The UK will cut the VAT rate on food, accommodation and attractions in a major boost for hospitality firms hit hard by the coronavirus pandemic.
British chancellor Rishi Sunak announced that tourism and hospitality VAT will be cut from 20% to 5% in the UK for the next six months in his “mini-budget” announcement.
The move will cut the tax on eat-in and hot takeaway food from restaurants, cafes and pubs, which have started to reopen over the past week.
We're reducing VAT to 5% for goods and services supplied by the tourism and hospitality sectors.
— Rishi Sunak (@RishiSunak) July 8, 2020
Mr Sunak also said the move will benefit accommodation in hotels, B&Bs, campsites and caravan sites, while attractions such as cinemas, theme parks and zoos will also see the tax cut.
It will be reduced from July 15th until January 12th, he told MPs in London.
The temporary VAT cut does not include alcoholic drinks, the British Treasury’s “plan for jobs” document said.
Mr Sunak added: “This is a £4 billion catalyst for the hospitality and tourism sectors, benefiting over 150,000 businesses, and consumers everywhere – all helping to protect 2.4 million jobs.”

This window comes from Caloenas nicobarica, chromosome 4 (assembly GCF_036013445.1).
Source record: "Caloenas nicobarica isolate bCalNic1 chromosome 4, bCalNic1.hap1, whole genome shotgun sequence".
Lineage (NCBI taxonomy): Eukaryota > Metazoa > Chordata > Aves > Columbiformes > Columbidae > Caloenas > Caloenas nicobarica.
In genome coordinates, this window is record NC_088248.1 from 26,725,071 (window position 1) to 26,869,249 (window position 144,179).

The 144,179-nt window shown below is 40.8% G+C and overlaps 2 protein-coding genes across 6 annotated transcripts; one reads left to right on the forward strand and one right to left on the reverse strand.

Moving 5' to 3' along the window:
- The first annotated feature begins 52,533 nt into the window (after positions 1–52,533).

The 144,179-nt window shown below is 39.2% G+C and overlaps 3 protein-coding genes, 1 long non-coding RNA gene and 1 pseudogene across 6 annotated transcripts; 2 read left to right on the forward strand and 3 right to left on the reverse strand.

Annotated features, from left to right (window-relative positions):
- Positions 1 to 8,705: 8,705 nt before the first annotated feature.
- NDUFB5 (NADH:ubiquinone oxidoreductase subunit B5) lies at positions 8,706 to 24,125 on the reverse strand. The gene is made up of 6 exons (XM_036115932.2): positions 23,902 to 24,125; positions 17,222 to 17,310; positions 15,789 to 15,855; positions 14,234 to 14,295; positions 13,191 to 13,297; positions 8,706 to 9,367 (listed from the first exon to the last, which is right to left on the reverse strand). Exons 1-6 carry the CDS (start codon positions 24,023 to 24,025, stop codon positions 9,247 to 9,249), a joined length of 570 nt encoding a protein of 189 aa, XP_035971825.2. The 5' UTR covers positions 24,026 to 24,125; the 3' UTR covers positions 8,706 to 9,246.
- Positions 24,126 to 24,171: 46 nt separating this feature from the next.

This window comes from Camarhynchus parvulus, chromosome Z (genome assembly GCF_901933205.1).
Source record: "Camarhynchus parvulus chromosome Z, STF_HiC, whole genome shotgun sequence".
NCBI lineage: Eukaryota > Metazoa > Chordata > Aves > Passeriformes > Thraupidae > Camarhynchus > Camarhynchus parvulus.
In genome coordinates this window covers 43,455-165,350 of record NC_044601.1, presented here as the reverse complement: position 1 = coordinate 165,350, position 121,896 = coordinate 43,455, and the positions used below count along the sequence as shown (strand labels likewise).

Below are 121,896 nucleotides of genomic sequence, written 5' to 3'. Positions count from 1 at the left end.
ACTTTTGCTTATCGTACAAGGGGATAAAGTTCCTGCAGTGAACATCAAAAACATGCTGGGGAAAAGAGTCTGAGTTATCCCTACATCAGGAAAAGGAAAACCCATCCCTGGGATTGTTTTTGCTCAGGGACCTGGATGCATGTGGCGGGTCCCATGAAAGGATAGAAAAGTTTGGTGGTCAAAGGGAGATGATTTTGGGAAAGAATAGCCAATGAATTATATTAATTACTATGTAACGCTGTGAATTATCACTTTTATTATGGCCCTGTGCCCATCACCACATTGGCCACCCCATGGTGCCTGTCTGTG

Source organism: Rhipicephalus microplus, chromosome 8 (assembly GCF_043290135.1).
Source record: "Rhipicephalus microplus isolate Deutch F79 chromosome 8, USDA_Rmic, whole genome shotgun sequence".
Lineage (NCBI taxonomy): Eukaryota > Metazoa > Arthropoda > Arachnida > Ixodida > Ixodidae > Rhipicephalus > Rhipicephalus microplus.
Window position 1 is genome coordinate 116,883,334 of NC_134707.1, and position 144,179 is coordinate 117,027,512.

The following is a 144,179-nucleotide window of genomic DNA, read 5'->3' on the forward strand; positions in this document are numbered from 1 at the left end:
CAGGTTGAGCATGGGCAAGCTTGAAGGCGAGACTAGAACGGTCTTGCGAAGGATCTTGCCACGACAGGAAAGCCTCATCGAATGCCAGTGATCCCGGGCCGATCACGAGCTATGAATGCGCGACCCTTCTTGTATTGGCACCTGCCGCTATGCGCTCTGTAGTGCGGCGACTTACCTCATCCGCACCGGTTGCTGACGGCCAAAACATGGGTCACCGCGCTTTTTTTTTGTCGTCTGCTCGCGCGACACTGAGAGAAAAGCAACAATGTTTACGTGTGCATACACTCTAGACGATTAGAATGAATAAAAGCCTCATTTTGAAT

Mr Sunak also announced plans to give people a 50% discount, up to £10 (€11) per head, to eat out in restaurants in the UK in August.
Russell Nathan, senior partner at UK accountancy firm HW Fisher, said: “Our restaurants, pubs, shops and hotels are struggling.
“This is a timely announcement from Government as businesses are in desperate need of a clear action plan.
“It is vital we see the hospitality industry back up and running, and these measures announced today will provide an essential lifeline for many UK businesses.”
David Weston, chairman of the UK Bed & Breakfast Association, said: “We are delighted by the VAT cut on behalf of our larger members, guesthouses and small hotels who are VAT registered.
“It will help stimulate demand and, once our borders open to incoming tourism, will also help UK tourism overall as Britain’s VAT rate has been amongst the highest of our international competitors.”
Joss Croft, chief executive of UKinbound, a trade association representing the inbound tourism industry in the UK, said the VAT cut and discount for eating out will “deliver immediate positive impacts”.
But he warned that many firms involved in inbound tourism are “on the brink” and will not benefit from those measures.
“Longer-term support will still be required for these businesses,” he added.
The chancellor also announced plans to support businesses bringing staff out of furlough through a new jobs retention bonus scheme.
Mr Sunak said the British government could pay up to £9 billion to businesses, as part of the programme which will see firms paid £1,000 per employee brought out of furlough, in a move which will particularly benefit the hospitality sector.